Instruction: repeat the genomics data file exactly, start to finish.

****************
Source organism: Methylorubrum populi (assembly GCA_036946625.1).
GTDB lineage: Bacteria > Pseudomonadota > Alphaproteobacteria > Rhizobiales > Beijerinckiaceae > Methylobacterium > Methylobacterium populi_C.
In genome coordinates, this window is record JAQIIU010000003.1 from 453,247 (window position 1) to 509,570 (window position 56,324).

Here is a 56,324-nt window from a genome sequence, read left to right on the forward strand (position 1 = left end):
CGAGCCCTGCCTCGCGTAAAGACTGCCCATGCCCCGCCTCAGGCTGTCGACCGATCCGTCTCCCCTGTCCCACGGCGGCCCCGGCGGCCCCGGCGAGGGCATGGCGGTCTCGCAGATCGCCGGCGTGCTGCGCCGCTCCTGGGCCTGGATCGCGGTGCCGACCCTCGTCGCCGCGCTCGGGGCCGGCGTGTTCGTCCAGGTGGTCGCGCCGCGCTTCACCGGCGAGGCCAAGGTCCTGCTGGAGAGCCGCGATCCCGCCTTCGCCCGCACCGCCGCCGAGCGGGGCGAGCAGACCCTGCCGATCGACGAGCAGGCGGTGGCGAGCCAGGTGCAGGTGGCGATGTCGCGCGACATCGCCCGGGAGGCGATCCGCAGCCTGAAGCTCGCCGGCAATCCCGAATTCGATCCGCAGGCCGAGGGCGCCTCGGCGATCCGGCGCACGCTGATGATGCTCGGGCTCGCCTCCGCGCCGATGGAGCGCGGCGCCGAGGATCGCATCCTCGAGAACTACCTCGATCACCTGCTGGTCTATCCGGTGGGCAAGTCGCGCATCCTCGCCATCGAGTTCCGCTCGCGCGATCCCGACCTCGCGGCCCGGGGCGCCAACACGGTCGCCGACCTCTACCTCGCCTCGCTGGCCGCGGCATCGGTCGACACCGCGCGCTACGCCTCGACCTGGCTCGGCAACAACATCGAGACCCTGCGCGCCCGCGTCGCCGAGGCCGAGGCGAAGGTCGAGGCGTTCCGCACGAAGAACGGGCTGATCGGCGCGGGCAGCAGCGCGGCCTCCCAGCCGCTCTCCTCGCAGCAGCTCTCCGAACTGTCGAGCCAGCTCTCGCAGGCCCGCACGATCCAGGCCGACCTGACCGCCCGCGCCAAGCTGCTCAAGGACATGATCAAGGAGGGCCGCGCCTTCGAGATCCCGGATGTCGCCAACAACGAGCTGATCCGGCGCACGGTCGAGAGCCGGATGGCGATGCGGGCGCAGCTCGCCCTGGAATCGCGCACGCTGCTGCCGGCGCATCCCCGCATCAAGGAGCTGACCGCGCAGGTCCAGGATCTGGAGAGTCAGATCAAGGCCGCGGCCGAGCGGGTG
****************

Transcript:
Source organism: Methylorubrum populi (assembly GCA_036946625.1).
GTDB lineage: Bacteria > Pseudomonadota > Alphaproteobacteria > Rhizobiales > Beijerinckiaceae > Methylobacterium > Methylobacterium populi_C.
In genome coordinates, this window is record JAQIIU010000003.1 from 453,247 (window position 1) to 509,570 (window position 56,324).

Here is a 56,324-nt window from a genome sequence, read left to right on the forward strand (position 1 = left end):
CGAGCCCTGCCTCGCGTAAAGACTGCCCATGCCCCGCCTCAGGCTGTCGACCGATCCGTCTCCCCTGTCCCACGGCGGCCCCGGCGGCCCCGGCGAGGGCATGGCGGTCTCGCAGATCGCCGGCGTGCTGCGCCGCTCCTGGGCCTGGATCGCGGTGCCGACCCTCGTCGCCGCGCTCGGGGCCGGCGTGTTCGTCCAGGTGGTCGCGCCGCGCTTCACCGGCGAGGCCAAGGTCCTGCTGGAGAGCCGCGATCCCGCCTTCGCCCGCACCGCCGCCGAGCGGGGCGAGCAGACCCTGCCGATCGACGAGCAGGCGGTGGCGAGCCAGGTGCAGGTGGCGATGTCGCGCGACATCGCCCGGGAGGCGATCCGCAGCCTGAAGCTCGCCGGCAATCCCGAATTCGATCCGCAGGCCGAGGGCGCCTCGGCGATCCGGCGCACGCTGATGATGCTCGGGCTCGCCTCCGCGCCGATGGAGCGCGGCGCCGAGGATCGCATCCTCGAGAACTACCTCGATCACCTGCTGGTCTATCCGGTGGGCAAGTCGCGCATCCTCGCCATCGAGTTCCGCTCGCGCGATCCCGACCTCGCGGCCCGGGGCGCCAACACGGTCGCCGACCTCTACCTCGCCTCGCTGGCCGCGGCATCGGTCGACACCGCGCGCTACGCCTCGACCTGGCTCGGCAACAACATCGAGACCCTGCGCGCCCGCGTCGCCGAGGCCGAGGCGAAGGTCGAGGCGTTCCGCACGAAGAACGGGCTGATCGGCGCGGGCAGCAGCGCGGCCTCCCAGCCGCTCTCCTCGCAGCAGCTCTCCGAACTGTCGAGCCAGCTCTCGCAGGCCCGCACGATCCAGGCCGACCTGACCGCCCGCGCCAAGCTGCTCAAGGACATGATCAAGGAGGGCCGCGCCTTCGAGATCCCGGATGTCGCCAACAACGAGCTGATCCGGCGCACGGTCGAGAGCCGGATGGCGATGCGGGCGCAGCTCGCCCTGGAATCGCGCACGCTGCTGCCGGCGCATCCCCGCATCAAGGAGCTGACCGCGCAGGTCCAGGATCTGGAGAGTCAGATCAAGGCCGCGGCCGAGCGGGTG